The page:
Tragedies such as the collapse at Arch Cot in 2007 and the Campus Trendz fire in 2010, were offered as examples of calamities which need not recur, should the Revised National Building Code be put into practice.
Speaking this morning at the National Awareness Seminar on the Code at the Warrens Office Complex, Technical Officer with the Barbados National Standards Institution (BNSI), Jonathan Platt, explained that the amendments covered a gamut of issues. He highlighted Part Five of the Code – Structural Requirements – design and installation of main types of foundation; and Part 4, Means of Escape from Fire – Facilities for Firefighting and Fire Alarm Systems, as clauses which were applicable to the national tragedies.
Mr. Platt said that "the 1993 edition of the Building Code had six parts. It is now proposed that we have 18 parts…," with areas such as Resistance to Transmission of Sound; Ventilation of Buildings; Fitness of Materials and Workmanship; and Thermal Insulation and Energy Efficiency, addressed in the document.??
He also noted that "The draft [Code] was done some time ago…It’s just a matter of [completing] the last stage, which is [getting] approval from our technical committee," with the hope that the Code would be published by the end of this year.
The Technical Officer emphasised that the BNSI was merely the author of the Code, while the Building Standards Authority (BSA) would be the agency responsible for enforcing it. However, Mr. Platt explained that while the BSA currently facilitates the Town and Country Planning Development Office with issues related to fire and means of escape from buildings, the organisation still required legislation to fulfil its mandate.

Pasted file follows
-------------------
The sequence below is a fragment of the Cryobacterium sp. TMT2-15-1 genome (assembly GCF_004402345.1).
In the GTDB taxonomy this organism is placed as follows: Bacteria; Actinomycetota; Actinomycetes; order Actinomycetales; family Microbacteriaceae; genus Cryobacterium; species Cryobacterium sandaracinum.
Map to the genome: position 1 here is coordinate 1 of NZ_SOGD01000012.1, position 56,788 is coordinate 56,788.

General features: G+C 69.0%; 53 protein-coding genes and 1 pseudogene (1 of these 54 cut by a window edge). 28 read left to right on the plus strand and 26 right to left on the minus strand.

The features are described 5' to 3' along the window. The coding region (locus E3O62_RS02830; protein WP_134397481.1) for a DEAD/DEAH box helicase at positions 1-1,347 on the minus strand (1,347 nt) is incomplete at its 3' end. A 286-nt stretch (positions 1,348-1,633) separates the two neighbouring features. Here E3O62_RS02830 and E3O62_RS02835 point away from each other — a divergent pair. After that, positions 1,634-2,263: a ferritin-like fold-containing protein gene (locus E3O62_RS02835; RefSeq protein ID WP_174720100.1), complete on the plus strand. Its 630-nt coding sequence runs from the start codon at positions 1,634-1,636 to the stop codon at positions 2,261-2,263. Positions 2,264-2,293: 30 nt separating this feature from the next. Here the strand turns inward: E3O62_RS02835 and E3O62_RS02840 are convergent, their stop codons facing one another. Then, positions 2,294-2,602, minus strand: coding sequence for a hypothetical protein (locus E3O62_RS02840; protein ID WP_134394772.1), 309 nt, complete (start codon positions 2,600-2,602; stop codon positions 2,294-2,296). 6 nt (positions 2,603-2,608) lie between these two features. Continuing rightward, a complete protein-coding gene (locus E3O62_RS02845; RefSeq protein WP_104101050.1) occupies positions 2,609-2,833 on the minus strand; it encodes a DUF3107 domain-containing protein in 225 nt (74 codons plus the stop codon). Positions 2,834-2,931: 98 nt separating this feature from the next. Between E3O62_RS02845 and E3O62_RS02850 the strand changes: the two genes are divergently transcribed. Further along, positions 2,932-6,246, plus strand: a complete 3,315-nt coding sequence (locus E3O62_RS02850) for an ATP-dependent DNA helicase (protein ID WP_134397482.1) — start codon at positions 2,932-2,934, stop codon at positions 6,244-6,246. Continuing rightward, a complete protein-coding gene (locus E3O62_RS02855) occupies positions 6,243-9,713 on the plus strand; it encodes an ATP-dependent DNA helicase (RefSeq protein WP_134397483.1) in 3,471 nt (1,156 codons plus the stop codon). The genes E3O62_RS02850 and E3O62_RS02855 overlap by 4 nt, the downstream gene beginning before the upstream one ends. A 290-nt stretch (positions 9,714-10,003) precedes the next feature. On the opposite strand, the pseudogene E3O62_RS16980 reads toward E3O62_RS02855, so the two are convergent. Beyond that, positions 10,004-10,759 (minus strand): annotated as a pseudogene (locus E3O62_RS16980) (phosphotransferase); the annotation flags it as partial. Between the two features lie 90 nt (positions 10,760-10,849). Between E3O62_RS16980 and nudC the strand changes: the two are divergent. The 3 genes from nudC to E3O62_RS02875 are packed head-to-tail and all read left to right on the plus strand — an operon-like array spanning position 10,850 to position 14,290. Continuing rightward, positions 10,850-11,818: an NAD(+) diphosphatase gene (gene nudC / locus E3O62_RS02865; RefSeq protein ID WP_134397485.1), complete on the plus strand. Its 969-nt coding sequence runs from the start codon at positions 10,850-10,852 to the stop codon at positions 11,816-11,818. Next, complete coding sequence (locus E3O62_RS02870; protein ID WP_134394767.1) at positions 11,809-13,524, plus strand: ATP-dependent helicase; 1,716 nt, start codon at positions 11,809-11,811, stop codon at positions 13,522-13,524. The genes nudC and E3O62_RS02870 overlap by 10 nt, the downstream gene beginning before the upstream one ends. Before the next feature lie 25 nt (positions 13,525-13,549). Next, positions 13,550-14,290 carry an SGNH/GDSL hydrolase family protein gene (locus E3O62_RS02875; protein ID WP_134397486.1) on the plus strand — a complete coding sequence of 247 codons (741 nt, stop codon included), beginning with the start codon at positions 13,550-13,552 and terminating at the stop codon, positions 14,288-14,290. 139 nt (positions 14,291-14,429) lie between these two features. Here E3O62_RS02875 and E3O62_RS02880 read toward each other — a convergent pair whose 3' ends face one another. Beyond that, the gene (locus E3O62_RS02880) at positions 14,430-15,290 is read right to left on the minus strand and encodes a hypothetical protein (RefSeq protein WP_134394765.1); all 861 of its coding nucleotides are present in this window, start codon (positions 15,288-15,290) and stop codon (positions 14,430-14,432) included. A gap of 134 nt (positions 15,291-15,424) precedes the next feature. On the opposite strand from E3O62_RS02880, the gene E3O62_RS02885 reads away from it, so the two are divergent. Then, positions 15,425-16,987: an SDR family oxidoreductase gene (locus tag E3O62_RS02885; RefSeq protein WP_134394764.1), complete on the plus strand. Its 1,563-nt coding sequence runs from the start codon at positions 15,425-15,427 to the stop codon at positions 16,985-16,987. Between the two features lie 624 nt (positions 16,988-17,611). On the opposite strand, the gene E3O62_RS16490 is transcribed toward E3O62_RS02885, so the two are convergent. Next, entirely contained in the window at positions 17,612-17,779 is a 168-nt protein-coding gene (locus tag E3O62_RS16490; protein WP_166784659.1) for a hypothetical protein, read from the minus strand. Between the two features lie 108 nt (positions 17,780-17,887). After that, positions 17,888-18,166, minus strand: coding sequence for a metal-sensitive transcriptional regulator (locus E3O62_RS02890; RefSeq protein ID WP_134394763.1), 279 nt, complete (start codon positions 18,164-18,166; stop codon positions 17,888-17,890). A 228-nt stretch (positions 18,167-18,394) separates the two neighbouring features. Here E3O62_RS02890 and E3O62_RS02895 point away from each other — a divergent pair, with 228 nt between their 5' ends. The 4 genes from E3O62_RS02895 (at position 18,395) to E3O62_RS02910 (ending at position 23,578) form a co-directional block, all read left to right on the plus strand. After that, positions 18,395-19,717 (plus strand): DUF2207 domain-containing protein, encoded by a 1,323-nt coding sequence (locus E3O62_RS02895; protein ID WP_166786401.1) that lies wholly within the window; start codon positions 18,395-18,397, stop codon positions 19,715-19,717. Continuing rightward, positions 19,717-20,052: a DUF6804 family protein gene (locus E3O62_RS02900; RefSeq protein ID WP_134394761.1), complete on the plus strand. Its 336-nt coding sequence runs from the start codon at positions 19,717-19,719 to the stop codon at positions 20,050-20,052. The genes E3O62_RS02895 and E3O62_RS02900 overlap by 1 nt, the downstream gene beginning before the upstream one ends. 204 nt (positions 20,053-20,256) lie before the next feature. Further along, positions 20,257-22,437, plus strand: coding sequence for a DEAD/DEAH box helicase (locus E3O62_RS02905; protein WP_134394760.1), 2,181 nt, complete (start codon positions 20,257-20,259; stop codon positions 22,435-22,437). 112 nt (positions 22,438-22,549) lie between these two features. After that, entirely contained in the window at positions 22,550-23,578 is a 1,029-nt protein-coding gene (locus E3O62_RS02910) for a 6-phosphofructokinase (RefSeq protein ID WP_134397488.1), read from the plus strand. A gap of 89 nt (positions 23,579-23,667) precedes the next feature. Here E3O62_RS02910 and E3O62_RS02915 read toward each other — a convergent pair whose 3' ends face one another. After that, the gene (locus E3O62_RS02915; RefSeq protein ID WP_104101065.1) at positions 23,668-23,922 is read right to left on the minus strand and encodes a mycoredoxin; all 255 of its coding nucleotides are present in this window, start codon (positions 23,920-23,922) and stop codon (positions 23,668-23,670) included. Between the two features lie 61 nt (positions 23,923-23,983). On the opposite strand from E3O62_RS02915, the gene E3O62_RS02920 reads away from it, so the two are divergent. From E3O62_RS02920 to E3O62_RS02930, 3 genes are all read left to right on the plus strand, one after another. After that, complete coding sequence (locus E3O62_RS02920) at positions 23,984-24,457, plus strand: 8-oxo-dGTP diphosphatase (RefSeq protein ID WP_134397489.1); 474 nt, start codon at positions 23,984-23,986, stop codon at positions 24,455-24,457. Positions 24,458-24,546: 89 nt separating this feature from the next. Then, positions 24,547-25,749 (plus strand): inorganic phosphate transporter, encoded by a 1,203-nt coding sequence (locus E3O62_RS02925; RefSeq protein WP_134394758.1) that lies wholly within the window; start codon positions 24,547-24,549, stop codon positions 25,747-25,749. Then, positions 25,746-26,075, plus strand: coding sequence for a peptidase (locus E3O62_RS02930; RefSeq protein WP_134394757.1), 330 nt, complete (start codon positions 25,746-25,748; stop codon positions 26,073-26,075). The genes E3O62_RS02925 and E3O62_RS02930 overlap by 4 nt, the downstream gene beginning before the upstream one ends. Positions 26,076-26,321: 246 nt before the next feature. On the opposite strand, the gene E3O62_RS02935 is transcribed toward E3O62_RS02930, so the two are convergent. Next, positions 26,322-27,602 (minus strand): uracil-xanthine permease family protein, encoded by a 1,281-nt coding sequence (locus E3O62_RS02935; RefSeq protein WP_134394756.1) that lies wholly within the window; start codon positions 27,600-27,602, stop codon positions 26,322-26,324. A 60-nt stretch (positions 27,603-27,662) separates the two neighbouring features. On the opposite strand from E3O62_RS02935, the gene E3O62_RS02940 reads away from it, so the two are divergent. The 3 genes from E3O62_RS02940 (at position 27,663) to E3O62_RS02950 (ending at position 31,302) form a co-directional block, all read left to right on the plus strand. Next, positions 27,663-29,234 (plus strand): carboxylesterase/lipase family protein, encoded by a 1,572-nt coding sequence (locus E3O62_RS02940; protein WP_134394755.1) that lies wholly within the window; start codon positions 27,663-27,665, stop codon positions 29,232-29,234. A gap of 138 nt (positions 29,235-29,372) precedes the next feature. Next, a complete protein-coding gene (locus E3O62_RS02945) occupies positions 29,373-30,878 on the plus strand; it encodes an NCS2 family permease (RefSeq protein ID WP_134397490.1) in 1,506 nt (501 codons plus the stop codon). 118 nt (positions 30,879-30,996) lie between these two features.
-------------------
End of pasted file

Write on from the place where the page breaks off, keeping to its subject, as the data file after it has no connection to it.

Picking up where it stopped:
"We’re urgently seeking for the legislation to be put in place so we would not have the scenario of [regret]…The Building Code will be published, as a voluntary document … [We need] the professionals to do their due diligence and ensure that they comply even though it is a voluntary document at present."?? This, he said, would not only ensure the integrity of the building and the safety of its occupants, but would also allow stakeholders to become familiar with the revised Code, which will become mandatory when the Building Act, which is pending, is finalised.
In response to audience queries, Mr. Platt gave the assurance that the Revised National Building Code was a living document.
He said: "The Building Code is not static, we are still moving forward… [if you think] ???this can’t work, this doesn’t make sense’, I would like to hear from you…Find that particular part of the document that you’re having some concerns with…[and] tell me what your proposals are," he suggested, adding that amendments could be made and the Code could be shaped to meet new requirements.
He also reiterated the need for the Code to be embraced, stating "…we seem to be untouched, but the day may come when we could be saying ???why didn’t we put this in place?’".
For additional information on the Revised Building Code, persons may contact Jonathan Platt at the BNSI, Flodden, Culloden Road, St. Michael at 426-3870 or email@example.com